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Meaning of “diverge” in the English Dictionary

"diverge" in British English

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divergeverb [I]

uk   /ˌdaɪˈvɜːdʒ/  us   /dɪˈvɝːdʒ/
divergent
adjective uk   /ˌdaɪˈvɜː.dʒənt/  us   /dɪˈvɝː.dʒənt/
They ​hold widely divergent ​opinions on ​controversialissues like ​abortion.
(Definition of diverge from the Cambridge Advanced Learner’s Dictionary & Thesaurus © Cambridge University Press)

"diverge" in American English

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divergeverb [I]

 us   /dɪˈvɜrdʒ, dɑɪ-/
to go in different ​directions from the same ​point, or to ​become different: The ​tone of the ​finalreport isn’t ​likely to diverge much from the ​earlierreport.
(Definition of diverge from the Cambridge Academic Content Dictionary © Cambridge University Press)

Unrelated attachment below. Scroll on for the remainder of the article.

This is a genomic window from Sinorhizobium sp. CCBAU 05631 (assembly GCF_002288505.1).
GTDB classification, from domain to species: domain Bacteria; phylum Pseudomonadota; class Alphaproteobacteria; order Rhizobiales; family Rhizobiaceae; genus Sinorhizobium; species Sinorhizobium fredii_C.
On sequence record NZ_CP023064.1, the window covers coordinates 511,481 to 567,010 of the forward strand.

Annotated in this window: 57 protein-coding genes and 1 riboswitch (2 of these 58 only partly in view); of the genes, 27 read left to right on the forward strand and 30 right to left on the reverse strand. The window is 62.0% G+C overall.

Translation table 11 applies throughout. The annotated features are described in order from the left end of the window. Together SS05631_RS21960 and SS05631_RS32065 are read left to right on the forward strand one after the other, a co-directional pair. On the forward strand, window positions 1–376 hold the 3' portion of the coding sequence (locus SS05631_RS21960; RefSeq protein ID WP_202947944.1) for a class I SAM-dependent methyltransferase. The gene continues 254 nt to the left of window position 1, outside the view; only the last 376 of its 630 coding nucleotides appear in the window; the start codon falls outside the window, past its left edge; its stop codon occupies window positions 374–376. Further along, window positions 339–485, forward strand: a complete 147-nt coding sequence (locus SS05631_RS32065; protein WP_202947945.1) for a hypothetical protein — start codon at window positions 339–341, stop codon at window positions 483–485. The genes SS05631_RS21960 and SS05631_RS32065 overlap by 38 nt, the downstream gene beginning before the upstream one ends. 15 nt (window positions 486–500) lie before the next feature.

"diverge" in Business English

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divergeverb [I]

uk   us   /daɪˈvɜːdʒ/ ECONOMICS, FINANCE
if ​rates, ​values, or ​amounts diverge, the difference between them ​increases: Tracking ​errors can cause ​funds to diverge slightly from the ​indices they ​follow. diverge ​sharply/widely/significantly
to be very different, or to ​develop in different or unexpected ways: diverge on/about sth Opinions diverge on whether the new ​CEO will be able to ​restore the company's ​reputation and ​profitability. Firms should be ​allowed to diverge from their sector's ​paydeal if two-thirds of ​employees are in favour.
(Definition of diverge from the Cambridge Business English Dictionary © Cambridge University Press)
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“diverge” in British English

“diverge” in Business English

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